In vivo study is usually not directly related to the in vitro achievement. Here are some potential in vivo studies for alginate nanoparticles and microparticles. Wang et al. demonstrated that BaSO4/alginate microspheres possessed excellent visibility under X-ray and histopathology analysis for transcatheter arterial embolization (TAE) therapy. In vivo study verified that the embolic efficacy of microspheres was similar to that of commercially available alginate microsphere embolic agents [14]. For colon study, Patole and Pandit entrapped mesalamine in variety of polymers including alginate, HPMC, and Eudragit FS-30D and found histopathologically no signs of ulceration or bleeding of the released microspheres [190]. Other in vivo studies including anti-inflammatory, mucoadhesion test, and histopathological were conducted by researchers [191195].

For vaccine delivery, research using chitosan, trimethyl chitosan (TMC), and alginate was conducted by Mosafer et al. using inactivated PR8 influenza virus for mucosal vaccine delivery. PR8-chitosan formulation elicited higher IgG2a and IgG1 antibody titers compared with PR8-TMC. Alginate coating significantly decreased the antibody titers and less immune response was induced [121].

In vivo study for the transdermal application was done by Hariyadi et al. [196]. They showed the effectiveness of glutathione-alginate microspheres in decreasing matrix metalloproteinase-1 (MMP-1) expression in the dermis tissue of mice.

Natural products have been investigated by researchers in vivo. Alginate polymer-encapsulated black seed oil for intestine-targeted drug delivery has been studied by Azad et al. (2020) in the forms of gastrointestinal distribution study [197]. They found uniform distribution of beads after oral administration in rats.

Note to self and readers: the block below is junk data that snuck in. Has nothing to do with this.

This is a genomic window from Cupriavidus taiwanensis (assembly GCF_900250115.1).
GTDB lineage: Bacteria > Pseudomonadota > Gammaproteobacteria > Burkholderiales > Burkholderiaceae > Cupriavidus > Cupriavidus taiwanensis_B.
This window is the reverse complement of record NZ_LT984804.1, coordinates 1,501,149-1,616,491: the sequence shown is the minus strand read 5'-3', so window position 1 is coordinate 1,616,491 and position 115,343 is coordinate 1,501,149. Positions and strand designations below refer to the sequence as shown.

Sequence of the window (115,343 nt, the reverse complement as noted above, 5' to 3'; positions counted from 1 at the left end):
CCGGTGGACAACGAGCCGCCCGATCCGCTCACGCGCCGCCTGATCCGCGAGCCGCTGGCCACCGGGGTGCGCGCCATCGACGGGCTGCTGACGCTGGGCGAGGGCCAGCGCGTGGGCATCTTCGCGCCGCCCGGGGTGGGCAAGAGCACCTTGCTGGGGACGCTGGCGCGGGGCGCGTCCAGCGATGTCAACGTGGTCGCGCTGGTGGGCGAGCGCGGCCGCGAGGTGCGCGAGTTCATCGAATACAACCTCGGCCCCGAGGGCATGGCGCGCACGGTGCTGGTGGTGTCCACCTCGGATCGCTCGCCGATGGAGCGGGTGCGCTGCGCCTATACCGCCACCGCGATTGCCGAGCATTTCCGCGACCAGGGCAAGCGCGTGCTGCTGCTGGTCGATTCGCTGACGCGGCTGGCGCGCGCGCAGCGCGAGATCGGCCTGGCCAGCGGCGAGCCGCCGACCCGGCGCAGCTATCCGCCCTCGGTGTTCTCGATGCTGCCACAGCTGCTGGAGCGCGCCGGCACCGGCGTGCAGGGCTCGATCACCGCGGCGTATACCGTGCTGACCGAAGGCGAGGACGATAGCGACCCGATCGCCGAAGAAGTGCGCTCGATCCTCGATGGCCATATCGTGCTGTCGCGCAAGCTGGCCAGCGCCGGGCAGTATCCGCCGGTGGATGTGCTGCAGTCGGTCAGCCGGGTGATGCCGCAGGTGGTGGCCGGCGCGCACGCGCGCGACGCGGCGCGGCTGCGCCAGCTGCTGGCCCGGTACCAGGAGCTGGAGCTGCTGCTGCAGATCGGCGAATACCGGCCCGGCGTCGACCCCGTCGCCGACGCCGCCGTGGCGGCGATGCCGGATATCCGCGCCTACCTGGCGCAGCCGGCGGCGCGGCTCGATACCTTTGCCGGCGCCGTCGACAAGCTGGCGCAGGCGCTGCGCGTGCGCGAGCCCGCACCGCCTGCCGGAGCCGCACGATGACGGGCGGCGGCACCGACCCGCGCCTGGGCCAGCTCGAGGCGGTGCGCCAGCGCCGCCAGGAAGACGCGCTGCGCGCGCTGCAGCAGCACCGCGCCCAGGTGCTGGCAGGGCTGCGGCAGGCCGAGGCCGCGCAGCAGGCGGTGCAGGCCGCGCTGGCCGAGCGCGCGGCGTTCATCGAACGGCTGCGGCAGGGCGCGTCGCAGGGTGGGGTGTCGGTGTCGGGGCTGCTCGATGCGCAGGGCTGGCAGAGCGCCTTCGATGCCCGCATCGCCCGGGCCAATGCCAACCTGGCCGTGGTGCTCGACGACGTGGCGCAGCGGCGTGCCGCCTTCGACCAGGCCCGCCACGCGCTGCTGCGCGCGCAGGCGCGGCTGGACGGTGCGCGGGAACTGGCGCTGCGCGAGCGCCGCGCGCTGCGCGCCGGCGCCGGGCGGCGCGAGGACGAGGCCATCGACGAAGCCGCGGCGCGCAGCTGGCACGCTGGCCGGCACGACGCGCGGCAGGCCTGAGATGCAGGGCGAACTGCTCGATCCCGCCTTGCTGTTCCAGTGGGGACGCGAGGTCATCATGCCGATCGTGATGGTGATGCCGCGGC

Beside in vivo investigation, Thai et al. indicated low toxicity of lovastatin-alginate and chitosan nanoparticles in mice in the acute toxicity test [198].

6. Conclusions

This paper provides a comprehensive review of the current status of alginate and its progress in drug and protein delivery. Alginate as a potential carrier has been investigated for the delivery of a variety of low and high molecular weight drugs. Applications of alginate polymer in pharmaceutical and biomedical research have a promising future. The most important properties of alginate include safety, biocompatibility, and simple methods of preparations. This review highlights the recent advances in the alginate polymers in pharmaceutical and biomedical fields. Because of its biocompatibility, biodegradability, and nontoxicity, it is applied to various drug-delivery technologies. Thus, researchers need to update the advances in the alginate-based drug-delivery systems and this review is a source of guidance for future research.


The authors alone are responsible for the content and writing of this article.

Conflicts of Interest

The authors declare no conflicts of interest.


The authors acknowledge the financial support received from Universitas Airlangga and their support in carrying out this research review.